Another idea that Florida (as many others have) points out is the benefit of diversity in a city/workplace. It is no coincidence that places with greater diversity have more success, regardless of the enterprise. Be it big or small, public or private, local or international, those ventures that include more diverse voices in the mix are more likely to find success. Part of this has to do with people bringing different experiences into the group, which can spark a completely new, and related idea, from someone who had never been exposed to radically different thought processes. Additionally, stepping out of one’s comfort zone (another part of the practice of working in a diverse setting) gets the mind to think from new perspectives.

Two other areas that Florida discusses in-depth are the need for greater investment in/development of mass transit (both within cities and between cities) and major investments in affordable housing for people/families who don’t make $100,000. or more, annually. This would address economic needs/issues in all areas of city and country, regardless of what divisions they feel may separate them.

Of course it doesn’t make sense to invest in high-speed rail between Eau Claire, WI and Ames, IA; but if we think about the potential for interactions between the knowledge bases surrounding and between locales (agriculture, manufacturing, energy, and the technologies that have not yet been realized), then maybe it makes sense to have some form of transit that could more easily connect people in those places. Having more modes of transport that connect major centers of industry, trade, government and hi-tech, can only benefit our future generations. Investing in great transit (aside from flight-based) that connects Des Moines and Minneapolis/St Paul (via Rochester – Mayo Clinic) and Chicago and Des Moines (via Madison – Univ of WI) with additional, and lower cost, transit options to carry people to destinations that are off the beaten path, like Ames and Eau Claire, would serve as a type of web that can create, within a predominantly rural region, corridors of knowledge that are specific to their needs. It would transform a disconnected or loosely linked place into a ruralopolis.

To be able to think more clearly about the challenges that we face, it is best to have a list of the issues/problems that need to be addressed. I’ve come up with 10 items that I have either witnessed first-hand and/or have been discussed by individuals who have researched and written about the issues. From Horace Cayton & St. Clair Drake (Black Metropolis: A Study of Negro Life in a Northern City – 1945) & Michael Harrington (The Other America – 1962), to Cynthia Duncan (Rural Poverty in America – 1992), Richard Florida, Stefanie DeLuca (Coming of Age in the Other America – 2016) & Matthew Desmond (Evicted: Poverty & Profit in the American City – 2016), to name but a few, many people have spent years, if not decades, studying the problems and working on solutions. The list is not exhaustive by any means and it applies to both urban and rural, and the spaces in-between — with the rural covering a wider scope of place and the urban drilling into specific problems in pockets of cities.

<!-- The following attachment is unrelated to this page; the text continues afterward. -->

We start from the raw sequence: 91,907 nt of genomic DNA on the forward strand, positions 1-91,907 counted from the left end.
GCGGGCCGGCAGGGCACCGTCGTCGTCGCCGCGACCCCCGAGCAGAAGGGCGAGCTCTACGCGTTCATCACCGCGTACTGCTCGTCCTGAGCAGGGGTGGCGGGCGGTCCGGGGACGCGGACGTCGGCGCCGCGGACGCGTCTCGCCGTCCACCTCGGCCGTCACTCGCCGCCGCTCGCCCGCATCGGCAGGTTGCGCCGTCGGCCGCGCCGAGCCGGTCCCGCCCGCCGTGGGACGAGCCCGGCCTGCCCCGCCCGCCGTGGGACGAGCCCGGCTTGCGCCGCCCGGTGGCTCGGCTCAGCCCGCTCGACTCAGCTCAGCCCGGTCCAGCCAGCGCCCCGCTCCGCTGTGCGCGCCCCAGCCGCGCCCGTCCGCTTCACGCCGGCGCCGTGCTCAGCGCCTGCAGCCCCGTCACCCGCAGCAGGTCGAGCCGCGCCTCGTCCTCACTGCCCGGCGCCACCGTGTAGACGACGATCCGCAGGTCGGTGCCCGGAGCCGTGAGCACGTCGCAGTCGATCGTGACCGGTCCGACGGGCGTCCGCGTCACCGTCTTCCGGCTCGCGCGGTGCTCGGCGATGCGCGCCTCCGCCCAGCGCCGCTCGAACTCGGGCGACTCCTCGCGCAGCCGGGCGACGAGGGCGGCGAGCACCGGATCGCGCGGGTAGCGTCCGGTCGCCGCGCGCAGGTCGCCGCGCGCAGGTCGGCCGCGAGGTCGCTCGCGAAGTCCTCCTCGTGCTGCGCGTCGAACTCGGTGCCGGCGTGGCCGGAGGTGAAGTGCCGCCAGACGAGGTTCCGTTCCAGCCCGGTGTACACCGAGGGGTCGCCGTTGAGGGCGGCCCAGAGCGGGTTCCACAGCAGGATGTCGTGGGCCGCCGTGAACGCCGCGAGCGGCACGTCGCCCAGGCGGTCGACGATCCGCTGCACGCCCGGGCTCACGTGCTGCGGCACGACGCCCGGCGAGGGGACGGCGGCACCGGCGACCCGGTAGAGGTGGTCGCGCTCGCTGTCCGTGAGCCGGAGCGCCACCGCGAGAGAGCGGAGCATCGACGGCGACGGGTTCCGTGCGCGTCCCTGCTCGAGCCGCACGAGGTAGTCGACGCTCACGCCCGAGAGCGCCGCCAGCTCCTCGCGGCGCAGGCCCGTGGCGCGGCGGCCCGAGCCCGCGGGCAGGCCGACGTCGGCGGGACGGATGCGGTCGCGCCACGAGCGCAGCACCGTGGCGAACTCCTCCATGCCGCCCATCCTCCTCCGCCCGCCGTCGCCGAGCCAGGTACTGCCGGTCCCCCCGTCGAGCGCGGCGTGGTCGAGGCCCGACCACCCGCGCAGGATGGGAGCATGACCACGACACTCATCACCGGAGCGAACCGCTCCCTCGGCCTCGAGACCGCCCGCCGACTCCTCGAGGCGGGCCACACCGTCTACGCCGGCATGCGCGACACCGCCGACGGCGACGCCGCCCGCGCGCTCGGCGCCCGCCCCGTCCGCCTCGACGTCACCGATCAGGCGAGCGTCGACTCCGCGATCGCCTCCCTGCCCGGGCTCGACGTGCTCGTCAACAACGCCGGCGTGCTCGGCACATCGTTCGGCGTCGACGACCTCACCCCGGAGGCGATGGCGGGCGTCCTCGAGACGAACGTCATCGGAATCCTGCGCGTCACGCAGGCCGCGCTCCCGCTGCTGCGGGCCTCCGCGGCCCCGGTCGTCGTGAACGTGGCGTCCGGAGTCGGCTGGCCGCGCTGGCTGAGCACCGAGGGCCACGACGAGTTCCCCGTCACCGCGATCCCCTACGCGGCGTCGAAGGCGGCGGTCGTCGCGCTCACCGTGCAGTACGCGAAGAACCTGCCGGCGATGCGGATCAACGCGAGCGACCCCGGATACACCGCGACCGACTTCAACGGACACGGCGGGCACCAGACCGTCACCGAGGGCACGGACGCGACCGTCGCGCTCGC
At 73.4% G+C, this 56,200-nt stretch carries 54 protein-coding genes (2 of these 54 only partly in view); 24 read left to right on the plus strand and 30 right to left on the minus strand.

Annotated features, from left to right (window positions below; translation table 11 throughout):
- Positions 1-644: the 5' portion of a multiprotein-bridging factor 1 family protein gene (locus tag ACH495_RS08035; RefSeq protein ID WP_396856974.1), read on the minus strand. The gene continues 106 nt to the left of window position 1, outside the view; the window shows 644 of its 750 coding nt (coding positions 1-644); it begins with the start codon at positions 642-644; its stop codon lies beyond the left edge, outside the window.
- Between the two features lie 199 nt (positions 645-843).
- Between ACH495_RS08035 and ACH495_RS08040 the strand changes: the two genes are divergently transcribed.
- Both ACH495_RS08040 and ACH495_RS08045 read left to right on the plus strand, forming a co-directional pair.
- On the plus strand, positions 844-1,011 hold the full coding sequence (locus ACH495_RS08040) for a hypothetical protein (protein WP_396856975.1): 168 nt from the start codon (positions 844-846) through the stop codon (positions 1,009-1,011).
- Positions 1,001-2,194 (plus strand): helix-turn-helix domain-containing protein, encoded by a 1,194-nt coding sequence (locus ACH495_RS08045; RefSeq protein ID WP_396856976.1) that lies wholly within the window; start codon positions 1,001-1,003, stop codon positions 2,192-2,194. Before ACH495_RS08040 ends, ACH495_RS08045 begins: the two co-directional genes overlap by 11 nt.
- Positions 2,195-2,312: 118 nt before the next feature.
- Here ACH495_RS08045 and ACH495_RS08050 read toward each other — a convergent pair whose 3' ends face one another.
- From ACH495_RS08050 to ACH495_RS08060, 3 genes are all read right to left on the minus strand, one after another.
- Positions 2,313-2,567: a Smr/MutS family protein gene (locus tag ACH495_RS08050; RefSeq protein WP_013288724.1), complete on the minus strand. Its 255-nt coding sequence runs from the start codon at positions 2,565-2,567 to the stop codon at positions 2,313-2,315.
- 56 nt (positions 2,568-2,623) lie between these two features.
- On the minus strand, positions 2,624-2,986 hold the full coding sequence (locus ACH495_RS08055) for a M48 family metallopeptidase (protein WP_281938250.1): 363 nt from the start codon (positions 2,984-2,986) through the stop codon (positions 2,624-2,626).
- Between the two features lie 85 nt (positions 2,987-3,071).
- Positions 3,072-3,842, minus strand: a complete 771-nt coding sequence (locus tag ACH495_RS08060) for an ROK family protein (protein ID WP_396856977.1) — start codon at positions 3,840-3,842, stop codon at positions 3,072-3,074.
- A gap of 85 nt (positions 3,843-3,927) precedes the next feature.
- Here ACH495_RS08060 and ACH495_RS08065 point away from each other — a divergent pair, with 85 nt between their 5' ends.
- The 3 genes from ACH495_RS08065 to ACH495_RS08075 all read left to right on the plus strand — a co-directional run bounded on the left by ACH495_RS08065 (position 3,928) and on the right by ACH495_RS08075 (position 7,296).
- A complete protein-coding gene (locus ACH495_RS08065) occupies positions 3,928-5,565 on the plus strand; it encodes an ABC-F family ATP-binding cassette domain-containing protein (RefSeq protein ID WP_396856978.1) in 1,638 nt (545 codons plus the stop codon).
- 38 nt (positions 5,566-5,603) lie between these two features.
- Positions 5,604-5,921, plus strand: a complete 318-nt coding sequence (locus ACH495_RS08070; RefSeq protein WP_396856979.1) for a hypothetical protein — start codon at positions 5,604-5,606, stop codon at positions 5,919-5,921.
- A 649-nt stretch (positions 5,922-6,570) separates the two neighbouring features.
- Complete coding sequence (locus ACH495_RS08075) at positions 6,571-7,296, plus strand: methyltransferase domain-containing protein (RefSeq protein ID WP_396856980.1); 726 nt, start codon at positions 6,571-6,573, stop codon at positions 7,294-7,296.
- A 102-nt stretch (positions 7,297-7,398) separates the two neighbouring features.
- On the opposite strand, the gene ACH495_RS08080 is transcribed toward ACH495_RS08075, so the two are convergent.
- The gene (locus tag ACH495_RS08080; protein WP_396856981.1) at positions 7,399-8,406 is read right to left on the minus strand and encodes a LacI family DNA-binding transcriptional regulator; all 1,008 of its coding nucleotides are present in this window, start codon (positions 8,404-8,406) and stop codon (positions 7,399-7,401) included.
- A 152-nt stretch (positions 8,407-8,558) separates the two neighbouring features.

1. Lack of money (wages, tax income/base, savings)

  2. Loss of jobs

  3. Loss of culturally significant attachments (many of which are tied directly to former manufacturing plants and the products they made as well as the local entities they supported)

  4. Loss of the “sense of place” that helped define people

  5. Loss of incentives that might retain more of the young adults

  6. Lack of diversity, which exacerbates the lack of new ideas problem (more pronounced in agrarian and sylvan settings)

  7. Insufficient planning for the future

  8. Insufficient action on future plans that have been developed

  9. Lack of a clear direction

  10. Desire to return to previous decades when life was simpler, this further inhibits the creative thought processes that are needed for progress to occur

    So how do we address all of this while maintaining fiscally sensible spending habits and without destroying communities in the process? The answers are not complex but they require buy-in from people at the local level. Mayors, city councils, school district administrators, businesses of all sizes, and the citizenry must get involved with the operations and revitalize the place from the ground up.

The first step in the process is creating a plan. And planning, whether for a ruralopolis region or for a smaller area encompassing several large metros with interspersed rural constituents, requires relationship building. Mutual trust and cooperation concerning the long-term goals will be paramount to the success of the plan. The people that make-up the planning committee should be representative of every group and every area within the defined territory and the work must include all of the necessary components of a region: affordable housing, jobs and industry, education, transportation, tourism and culture, government, and any additional pieces that impact the larger economic zone. The basis for the planning has to be developed with a “win-win” approach in mind; the alternative, zero-sum game, creates more losers than winners, which is how we ended up in our current situation. In the beginning stages of the process, funding options should be debated and implemented as quickly as possible…progress on this scale requires a large investment.